Sondra Samuels said aloud what others had been thinking Wednesday at a salute to two of Minnesota's favorite nonagenarians, former Gov. Al Quie and former Minneapolis Mayor Don Fraser: "I am so honored that we are not here doing a eulogy!"

Quie and Fraser were undoubtedly glad about that too. 

But it was more than longevity and past accomplishments that were being praised as the two former elected officials, one Republican, one DFLer, were honored as part of the Citizens League's annual meeting and the sixth annual observance of the "Common Quest for Common Ground" series established in honor of the late Humphrey School dean John Brandl. 

Samuels called attention to the work Quie and Fraser are still doing, today more together than apart, to spur organizations such as the one she heads, the Northside Achievement Zone, to lift families out of poverty via improved education for their children. With a voice thick with emotion, Samuels called them "my brothers" because "they love children and they love justice."

Republican Quie and DFLer Fraser were contemporaries in the state Senate in the 1950s and in Congress in the 1960s and 1970s. They developed a relationship of mutual respect, if not yet friendship, and occasional collaboration on matters such as civil rights at a time when bipartisanship was more evident in Washington.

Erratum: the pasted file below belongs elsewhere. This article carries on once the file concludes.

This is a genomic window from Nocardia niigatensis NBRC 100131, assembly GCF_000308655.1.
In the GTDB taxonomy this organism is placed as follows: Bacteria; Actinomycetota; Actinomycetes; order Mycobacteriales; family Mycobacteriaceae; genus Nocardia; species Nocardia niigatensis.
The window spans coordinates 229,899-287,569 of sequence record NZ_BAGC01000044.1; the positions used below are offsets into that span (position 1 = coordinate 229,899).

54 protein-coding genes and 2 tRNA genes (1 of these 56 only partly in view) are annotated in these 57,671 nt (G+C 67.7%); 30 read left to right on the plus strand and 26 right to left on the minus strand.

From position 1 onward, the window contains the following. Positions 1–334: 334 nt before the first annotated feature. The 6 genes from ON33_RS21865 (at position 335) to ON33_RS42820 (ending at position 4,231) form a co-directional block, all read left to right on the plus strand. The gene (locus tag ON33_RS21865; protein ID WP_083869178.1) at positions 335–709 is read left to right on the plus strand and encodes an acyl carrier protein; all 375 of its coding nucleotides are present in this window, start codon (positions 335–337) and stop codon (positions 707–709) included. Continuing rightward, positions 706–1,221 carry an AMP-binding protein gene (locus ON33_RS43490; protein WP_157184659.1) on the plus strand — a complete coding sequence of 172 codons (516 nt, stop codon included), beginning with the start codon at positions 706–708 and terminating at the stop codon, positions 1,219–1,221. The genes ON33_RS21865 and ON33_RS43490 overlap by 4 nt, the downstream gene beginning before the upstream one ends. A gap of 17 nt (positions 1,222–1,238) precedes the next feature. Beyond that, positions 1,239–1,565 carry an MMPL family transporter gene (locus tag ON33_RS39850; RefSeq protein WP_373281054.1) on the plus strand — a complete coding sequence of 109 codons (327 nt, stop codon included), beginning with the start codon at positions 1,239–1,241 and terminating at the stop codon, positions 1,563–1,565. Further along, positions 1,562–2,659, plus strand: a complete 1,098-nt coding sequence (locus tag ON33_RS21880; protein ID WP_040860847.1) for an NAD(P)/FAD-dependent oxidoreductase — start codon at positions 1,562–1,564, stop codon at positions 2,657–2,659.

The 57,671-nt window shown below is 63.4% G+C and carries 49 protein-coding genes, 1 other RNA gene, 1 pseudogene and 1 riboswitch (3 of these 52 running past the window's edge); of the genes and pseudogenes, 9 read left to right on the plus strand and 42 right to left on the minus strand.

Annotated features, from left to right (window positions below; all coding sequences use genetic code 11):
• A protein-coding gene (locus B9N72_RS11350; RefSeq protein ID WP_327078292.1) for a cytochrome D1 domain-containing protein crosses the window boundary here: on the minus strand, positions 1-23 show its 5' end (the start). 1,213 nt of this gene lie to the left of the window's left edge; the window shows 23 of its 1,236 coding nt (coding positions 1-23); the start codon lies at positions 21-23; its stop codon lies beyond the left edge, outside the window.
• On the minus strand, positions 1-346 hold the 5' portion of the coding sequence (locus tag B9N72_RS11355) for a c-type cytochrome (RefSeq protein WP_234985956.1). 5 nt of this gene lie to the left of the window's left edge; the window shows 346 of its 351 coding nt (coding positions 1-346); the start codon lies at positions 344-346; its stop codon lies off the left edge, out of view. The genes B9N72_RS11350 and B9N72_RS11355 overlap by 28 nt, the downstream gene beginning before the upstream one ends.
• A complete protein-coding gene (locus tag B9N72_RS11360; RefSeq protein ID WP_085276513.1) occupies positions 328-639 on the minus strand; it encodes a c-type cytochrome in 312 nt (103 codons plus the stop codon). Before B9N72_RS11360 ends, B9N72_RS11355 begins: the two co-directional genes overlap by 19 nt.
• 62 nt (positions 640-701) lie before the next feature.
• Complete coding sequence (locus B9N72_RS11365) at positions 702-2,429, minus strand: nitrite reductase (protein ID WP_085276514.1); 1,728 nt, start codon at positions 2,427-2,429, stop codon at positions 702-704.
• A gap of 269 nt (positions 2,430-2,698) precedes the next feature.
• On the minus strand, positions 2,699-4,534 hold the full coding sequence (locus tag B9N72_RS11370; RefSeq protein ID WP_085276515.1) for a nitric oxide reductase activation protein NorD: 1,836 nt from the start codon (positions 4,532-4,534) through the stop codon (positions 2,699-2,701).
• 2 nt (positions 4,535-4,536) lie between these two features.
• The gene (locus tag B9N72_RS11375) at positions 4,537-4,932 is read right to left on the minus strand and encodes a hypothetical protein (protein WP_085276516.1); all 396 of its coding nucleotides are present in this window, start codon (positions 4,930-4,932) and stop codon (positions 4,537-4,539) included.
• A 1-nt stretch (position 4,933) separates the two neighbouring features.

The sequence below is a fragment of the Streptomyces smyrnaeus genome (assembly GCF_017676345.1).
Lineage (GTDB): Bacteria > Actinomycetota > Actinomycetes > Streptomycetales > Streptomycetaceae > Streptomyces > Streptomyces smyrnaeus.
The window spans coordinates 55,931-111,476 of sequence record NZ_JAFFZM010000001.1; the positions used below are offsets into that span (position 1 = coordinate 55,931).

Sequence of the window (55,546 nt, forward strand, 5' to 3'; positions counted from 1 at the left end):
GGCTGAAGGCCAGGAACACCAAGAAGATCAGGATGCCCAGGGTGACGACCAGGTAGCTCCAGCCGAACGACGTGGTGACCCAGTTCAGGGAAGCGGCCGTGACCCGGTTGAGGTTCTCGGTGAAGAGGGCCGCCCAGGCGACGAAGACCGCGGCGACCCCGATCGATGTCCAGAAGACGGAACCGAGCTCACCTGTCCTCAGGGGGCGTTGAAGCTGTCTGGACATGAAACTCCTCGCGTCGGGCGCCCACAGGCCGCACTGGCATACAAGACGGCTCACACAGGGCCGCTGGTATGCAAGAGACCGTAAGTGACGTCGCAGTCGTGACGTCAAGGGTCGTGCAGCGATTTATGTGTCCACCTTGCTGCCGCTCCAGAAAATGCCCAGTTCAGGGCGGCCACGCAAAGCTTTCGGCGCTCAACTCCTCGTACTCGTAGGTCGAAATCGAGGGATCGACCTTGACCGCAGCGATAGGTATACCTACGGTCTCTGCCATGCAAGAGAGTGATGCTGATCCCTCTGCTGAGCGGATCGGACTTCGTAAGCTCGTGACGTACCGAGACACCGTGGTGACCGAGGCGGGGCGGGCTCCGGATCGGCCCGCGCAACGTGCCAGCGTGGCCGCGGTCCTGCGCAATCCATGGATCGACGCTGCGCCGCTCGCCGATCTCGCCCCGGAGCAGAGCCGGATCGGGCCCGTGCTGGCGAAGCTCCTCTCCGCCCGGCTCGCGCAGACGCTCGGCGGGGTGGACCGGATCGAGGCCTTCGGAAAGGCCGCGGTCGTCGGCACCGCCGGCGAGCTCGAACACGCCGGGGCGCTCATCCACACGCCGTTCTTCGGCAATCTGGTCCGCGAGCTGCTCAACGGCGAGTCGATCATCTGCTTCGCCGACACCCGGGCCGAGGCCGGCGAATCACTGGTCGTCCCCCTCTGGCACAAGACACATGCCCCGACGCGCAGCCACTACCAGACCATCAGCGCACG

But as their parties became increasingly polarized, these two elder statesmen drew closer in the Twin Cities. They became friends and partners as senior advisers to those trying to enroll more young children in quality preschool and deepen parental involvement in their children's schooling. Though Quie is 91 and Fraser 90, their work continues, "the embodiment of a distinctive Minnesota ethic that prizes lifelong civic responsibility and commitment," wrote Dane Smith of Growth & Justice.

They are an inspiration in many ways, not least this: They did some of their best public work when they ceased trying to win the next election for themselves or their party, and instead focused on future generations. That message may be lost on today's crop of candidates in the days before a general election. But chances are good that Fraser and Quie will still be conveying that message by persistent, committed example, long after next Tuesday's election is over.

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